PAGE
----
reform litigation procedures, and to incorporate a competent commitment to court
ADR procedures. To date, the judiciary
exception of Harvard, law schools did not
recognize or value the use of ADR procedures. Today, every major law school offers
such courses.
A little more than a decade ago, the
Harvard Business School added a new
dispute resolution course as part of its
required curriculum. It was the first new
required course in a number of years.
Almost 20 years ago, the American Bar
Association created the Section of Dispute
Resolution. It was the first new section the
ABA established in more than 19 years.
Today, all major law firms have practice
groups that focus on ADR.
More than 1,500 law firms and 4,000
has exhibited uncertainty, accompanied by
deficient data and resources, rather than
pursue the full potential of court-annexed
ADR. The criteria for selection and training
of judges have been targeted on litigation as
opposed to those skills needed in the overwhelming percentage of their cases.
But judges often aren’t comfortable
relinquishing their own self image as a lawmaker when they are more frequently
needed to preside and promote over problem solving. They need to come grips,
universally, with their role in promoting
The nation needs to assemble a protracted, well-financed, public/private effort, for a continuing critique of the civil
judicial system that will redefine the role
and operation of the federal courts in
providing fair, economic, and expeditious
civil justice for all in this still-new millennium. A new Pound Conference would be
a good start.
In the 21st century, ADR’s potential
and future success is closely tied to the
quality and management of the courts.
And vice-versa. Such a focus by the courts
would serve to raise the profile of the judiciary and in turn help deal with issues
like judicial compensation, independence
and quality.
The CPR Institute could play a key
role in assembling this important undertaking. And the bar has historically been
at the front end of systemic change. To
borrow from the Old Testament: If not us,
who? If not now, when? Q
DOI 10.1002/alt.20260
(For bulk reprints of this article,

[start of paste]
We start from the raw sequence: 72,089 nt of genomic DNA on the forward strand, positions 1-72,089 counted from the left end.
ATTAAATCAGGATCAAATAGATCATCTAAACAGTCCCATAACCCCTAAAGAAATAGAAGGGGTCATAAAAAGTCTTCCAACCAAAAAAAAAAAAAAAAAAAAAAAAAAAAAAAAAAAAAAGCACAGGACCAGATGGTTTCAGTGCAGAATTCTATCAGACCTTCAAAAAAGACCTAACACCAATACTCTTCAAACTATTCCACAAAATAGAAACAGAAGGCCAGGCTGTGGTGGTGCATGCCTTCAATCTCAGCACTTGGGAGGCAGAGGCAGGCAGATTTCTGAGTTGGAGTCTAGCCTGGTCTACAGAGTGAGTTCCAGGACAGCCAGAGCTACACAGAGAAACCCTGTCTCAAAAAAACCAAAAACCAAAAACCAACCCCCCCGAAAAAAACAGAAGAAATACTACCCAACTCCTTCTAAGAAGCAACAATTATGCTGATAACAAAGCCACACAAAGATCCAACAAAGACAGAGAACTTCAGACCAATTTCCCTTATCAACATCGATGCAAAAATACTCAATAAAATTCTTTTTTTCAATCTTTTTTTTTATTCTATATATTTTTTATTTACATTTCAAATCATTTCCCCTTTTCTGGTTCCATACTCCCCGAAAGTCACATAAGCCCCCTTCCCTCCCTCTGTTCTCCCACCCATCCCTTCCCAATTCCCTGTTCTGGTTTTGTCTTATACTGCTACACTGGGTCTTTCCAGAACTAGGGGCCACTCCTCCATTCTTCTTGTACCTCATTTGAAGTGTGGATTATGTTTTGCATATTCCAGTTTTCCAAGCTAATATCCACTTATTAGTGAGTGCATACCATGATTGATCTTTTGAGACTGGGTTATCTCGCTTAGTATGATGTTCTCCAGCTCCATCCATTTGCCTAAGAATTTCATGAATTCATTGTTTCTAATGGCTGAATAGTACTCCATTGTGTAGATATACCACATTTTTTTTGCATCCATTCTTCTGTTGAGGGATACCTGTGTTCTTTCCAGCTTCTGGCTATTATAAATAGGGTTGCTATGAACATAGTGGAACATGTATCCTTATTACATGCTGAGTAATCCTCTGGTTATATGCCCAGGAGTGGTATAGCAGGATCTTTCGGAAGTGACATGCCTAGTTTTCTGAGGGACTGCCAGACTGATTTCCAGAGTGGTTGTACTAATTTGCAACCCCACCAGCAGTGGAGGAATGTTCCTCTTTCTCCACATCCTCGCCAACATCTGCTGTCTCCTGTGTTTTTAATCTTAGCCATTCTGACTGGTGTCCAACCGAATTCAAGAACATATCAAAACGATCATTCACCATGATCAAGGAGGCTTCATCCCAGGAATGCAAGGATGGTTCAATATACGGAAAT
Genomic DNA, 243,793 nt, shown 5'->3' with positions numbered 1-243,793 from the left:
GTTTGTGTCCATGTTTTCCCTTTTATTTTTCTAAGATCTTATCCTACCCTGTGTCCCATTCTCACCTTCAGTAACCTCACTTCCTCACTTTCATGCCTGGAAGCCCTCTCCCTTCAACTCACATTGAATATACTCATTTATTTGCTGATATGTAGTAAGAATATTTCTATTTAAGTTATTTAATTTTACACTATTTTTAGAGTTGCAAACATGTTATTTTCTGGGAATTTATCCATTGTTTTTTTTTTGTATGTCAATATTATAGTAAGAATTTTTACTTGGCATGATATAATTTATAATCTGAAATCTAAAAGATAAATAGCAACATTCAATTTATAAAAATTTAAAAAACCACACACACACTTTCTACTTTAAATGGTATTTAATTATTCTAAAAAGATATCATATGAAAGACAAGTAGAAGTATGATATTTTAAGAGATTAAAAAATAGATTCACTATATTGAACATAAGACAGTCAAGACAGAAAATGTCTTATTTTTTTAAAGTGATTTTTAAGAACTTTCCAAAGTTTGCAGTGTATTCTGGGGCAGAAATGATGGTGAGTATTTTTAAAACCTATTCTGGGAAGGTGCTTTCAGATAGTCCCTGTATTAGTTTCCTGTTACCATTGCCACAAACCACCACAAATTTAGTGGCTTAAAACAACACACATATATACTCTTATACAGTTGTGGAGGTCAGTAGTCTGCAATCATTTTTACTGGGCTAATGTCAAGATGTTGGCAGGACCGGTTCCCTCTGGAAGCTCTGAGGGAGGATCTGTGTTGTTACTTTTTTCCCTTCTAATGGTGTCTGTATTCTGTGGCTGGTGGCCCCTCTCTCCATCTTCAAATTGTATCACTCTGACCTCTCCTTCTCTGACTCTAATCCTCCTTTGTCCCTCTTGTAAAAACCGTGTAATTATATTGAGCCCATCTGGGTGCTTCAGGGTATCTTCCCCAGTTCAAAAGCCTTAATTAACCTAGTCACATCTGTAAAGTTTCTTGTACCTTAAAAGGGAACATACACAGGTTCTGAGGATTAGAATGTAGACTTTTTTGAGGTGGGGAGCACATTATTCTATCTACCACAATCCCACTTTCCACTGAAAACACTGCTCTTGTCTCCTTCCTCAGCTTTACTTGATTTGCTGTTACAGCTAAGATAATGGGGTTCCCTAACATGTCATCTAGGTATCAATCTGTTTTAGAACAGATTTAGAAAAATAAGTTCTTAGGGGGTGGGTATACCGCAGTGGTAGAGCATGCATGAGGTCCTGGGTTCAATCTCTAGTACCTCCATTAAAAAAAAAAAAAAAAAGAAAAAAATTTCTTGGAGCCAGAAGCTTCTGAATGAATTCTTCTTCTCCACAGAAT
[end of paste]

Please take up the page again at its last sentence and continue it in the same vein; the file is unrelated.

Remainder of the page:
please call (201) 748-8789.)
operating companies have signed the CPR
Pledge since the 1980s, and as a result they
consider using ADR options before resorting to litigation.
The Civil Justice Reform Act of 1990
made 94 district courts as laboratories in
the use, development, and evaluation of
ADR processes.
A number of states, led by Texas and
Florida, have made mediation mandatory
in all civil cases before a matter may go
to trial. Agencies and departments of local, state, and federal governments have
adopted the use of ADR, in litigation and
in contracting.
Published online in Wiley InterScience (
Alternatives DOI: 10.1002/alt
(continued on next page)
vol. 27 no. 1
Renfrew: Prevention
(continued from page )
ADR’s birth and rapid development
has been in large part the product of two
men who are here and celebrating with us
in these pages CPR’s 30th Anniversary.
Modern commercial ADR traces its
beginning to 1976, when Harvard Prof.
Frank E.A. Sander, delivered his seminal
paper on the “Multi-Door Courthouse”
at the Pound Revisited Conference at St.
Paul, Minn.
In that paper, he envisioned courts as
resolvers of disputes not merely as the situs
of trials. He gave the intellectual foundation and framework for the ADR movement by redefining the court’s role in a complex society, and focused attention on
the variety of ways by which disputes may
be resolved.
Three years later, CPR founder James
F. Henry began building an organization
on Frank Sander’s foundation. He gave up
his position as the head of a large nonprofit
foundation to develop ADR use.
Henry’s genius was that he built an
organization principally constituted of the
consumers of legal services, instead of the
major actors in the legal system—lawyers
and judges. It is important to recognize
that clients, not the courts or lawyers, were
primarily responsible for ADR’s creation
and early development.
The consumers who are the general
counsels of major U.S. corporations shared
the Henry view that there had to be an
alternative to the way commercial disputes
were handled because of the costs, delays,
and uncertainty of outcome in traditional
litigation. With this nucleus, it was easy
to attract attorneys from major firms interested in obtaining clients, and judges
interested in the disposition of cases.
As the CPR Institute developed and the
ADR use expanded, there were questions